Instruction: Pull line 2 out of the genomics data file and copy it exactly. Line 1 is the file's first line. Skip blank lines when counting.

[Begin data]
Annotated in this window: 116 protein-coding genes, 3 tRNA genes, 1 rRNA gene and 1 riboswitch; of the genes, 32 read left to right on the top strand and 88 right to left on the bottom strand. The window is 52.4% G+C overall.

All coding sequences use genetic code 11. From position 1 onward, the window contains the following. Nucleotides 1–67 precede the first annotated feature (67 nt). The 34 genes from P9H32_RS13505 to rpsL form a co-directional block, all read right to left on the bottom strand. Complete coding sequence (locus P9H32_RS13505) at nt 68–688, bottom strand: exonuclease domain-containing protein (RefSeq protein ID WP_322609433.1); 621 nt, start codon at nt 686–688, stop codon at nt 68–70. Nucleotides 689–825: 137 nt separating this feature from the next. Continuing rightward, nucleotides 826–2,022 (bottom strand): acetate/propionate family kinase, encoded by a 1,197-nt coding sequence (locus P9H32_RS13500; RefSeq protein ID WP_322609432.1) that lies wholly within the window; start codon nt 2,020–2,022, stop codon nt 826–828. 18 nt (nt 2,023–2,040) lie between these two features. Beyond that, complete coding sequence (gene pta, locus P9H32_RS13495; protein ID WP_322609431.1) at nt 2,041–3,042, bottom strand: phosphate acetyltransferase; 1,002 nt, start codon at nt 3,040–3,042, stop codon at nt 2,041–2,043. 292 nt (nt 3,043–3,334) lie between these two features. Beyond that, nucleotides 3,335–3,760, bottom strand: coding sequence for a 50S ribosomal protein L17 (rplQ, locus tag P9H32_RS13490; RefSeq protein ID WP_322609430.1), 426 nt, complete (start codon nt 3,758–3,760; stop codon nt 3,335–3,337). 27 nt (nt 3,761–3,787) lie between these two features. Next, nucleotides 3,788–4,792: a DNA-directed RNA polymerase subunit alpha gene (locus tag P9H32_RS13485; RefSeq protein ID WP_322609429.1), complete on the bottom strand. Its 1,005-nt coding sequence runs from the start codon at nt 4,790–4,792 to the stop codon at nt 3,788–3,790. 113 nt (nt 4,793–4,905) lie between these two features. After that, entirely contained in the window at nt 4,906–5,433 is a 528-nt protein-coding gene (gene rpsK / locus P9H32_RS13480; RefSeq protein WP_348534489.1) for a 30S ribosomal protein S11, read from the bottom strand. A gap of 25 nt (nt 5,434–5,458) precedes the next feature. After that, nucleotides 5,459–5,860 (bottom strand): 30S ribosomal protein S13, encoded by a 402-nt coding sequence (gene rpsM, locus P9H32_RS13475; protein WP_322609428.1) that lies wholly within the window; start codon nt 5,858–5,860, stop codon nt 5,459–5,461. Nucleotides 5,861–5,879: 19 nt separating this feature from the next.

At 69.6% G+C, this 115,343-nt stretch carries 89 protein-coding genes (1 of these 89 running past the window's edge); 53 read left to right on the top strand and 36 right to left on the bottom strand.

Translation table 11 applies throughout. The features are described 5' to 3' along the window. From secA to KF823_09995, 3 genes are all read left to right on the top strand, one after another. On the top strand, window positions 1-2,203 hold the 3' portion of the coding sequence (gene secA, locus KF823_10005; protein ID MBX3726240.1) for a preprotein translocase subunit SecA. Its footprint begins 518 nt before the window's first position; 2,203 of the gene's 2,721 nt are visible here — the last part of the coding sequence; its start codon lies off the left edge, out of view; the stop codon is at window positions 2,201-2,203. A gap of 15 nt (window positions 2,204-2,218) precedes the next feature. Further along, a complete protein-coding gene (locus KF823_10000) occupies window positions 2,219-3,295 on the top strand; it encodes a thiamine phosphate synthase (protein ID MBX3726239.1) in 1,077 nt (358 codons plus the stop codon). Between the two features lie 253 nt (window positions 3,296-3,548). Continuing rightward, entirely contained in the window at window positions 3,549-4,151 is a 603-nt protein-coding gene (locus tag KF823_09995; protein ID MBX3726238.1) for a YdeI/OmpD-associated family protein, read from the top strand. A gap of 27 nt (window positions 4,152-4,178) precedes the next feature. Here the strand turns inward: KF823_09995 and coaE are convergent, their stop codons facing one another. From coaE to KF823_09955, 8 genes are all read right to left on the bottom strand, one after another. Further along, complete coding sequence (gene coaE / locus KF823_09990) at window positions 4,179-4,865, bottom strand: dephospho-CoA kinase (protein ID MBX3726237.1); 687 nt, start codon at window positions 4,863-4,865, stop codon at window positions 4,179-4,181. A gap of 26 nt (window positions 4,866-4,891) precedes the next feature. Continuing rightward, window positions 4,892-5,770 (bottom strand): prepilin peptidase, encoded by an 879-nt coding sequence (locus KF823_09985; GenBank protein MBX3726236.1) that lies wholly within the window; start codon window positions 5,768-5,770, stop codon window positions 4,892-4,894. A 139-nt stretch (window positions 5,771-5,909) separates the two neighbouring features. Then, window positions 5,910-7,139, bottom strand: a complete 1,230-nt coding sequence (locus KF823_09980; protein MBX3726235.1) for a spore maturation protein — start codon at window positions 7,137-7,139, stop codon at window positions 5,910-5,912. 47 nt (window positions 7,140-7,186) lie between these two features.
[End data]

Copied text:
All coding sequences use genetic code 11. From position 1 onward, the window contains the following. Nucleotides 1–67 precede the first annotated feature (67 nt). The 34 genes from P9H32_RS13505 to rpsL form a co-directional block, all read right to left on the bottom strand. Complete coding sequence (locus P9H32_RS13505) at nt 68–688, bottom strand: exonuclease domain-containing protein (RefSeq protein ID WP_322609433.1); 621 nt, start codon at nt 686–688, stop codon at nt 68–70. Nucleotides 689–825: 137 nt separating this feature from the next. Continuing rightward, nucleotides 826–2,022 (bottom strand): acetate/propionate family kinase, encoded by a 1,197-nt coding sequence (locus P9H32_RS13500; RefSeq protein ID WP_322609432.1) that lies wholly within the window; start codon nt 2,020–2,022, stop codon nt 826–828. 18 nt (nt 2,023–2,040) lie between these two features. Beyond that, complete coding sequence (gene pta, locus P9H32_RS13495; protein ID WP_322609431.1) at nt 2,041–3,042, bottom strand: phosphate acetyltransferase; 1,002 nt, start codon at nt 3,040–3,042, stop codon at nt 2,041–2,043. 292 nt (nt 3,043–3,334) lie between these two features. Beyond that, nucleotides 3,335–3,760, bottom strand: coding sequence for a 50S ribosomal protein L17 (rplQ, locus tag P9H32_RS13490; RefSeq protein ID WP_322609430.1), 426 nt, complete (start codon nt 3,758–3,760; stop codon nt 3,335–3,337). 27 nt (nt 3,761–3,787) lie between these two features. Next, nucleotides 3,788–4,792: a DNA-directed RNA polymerase subunit alpha gene (locus tag P9H32_RS13485; RefSeq protein ID WP_322609429.1), complete on the bottom strand. Its 1,005-nt coding sequence runs from the start codon at nt 4,790–4,792 to the stop codon at nt 3,788–3,790. 113 nt (nt 4,793–4,905) lie between these two features. After that, entirely contained in the window at nt 4,906–5,433 is a 528-nt protein-coding gene (gene rpsK / locus P9H32_RS13480; RefSeq protein WP_348534489.1) for a 30S ribosomal protein S11, read from the bottom strand. A gap of 25 nt (nt 5,434–5,458) precedes the next feature. After that, nucleotides 5,459–5,860 (bottom strand): 30S ribosomal protein S13, encoded by a 402-nt coding sequence (gene rpsM, locus P9H32_RS13475; protein WP_322609428.1) that lies wholly within the window; start codon nt 5,858–5,860, stop codon nt 5,459–5,461. Nucleotides 5,861–5,879: 19 nt separating this feature from the next.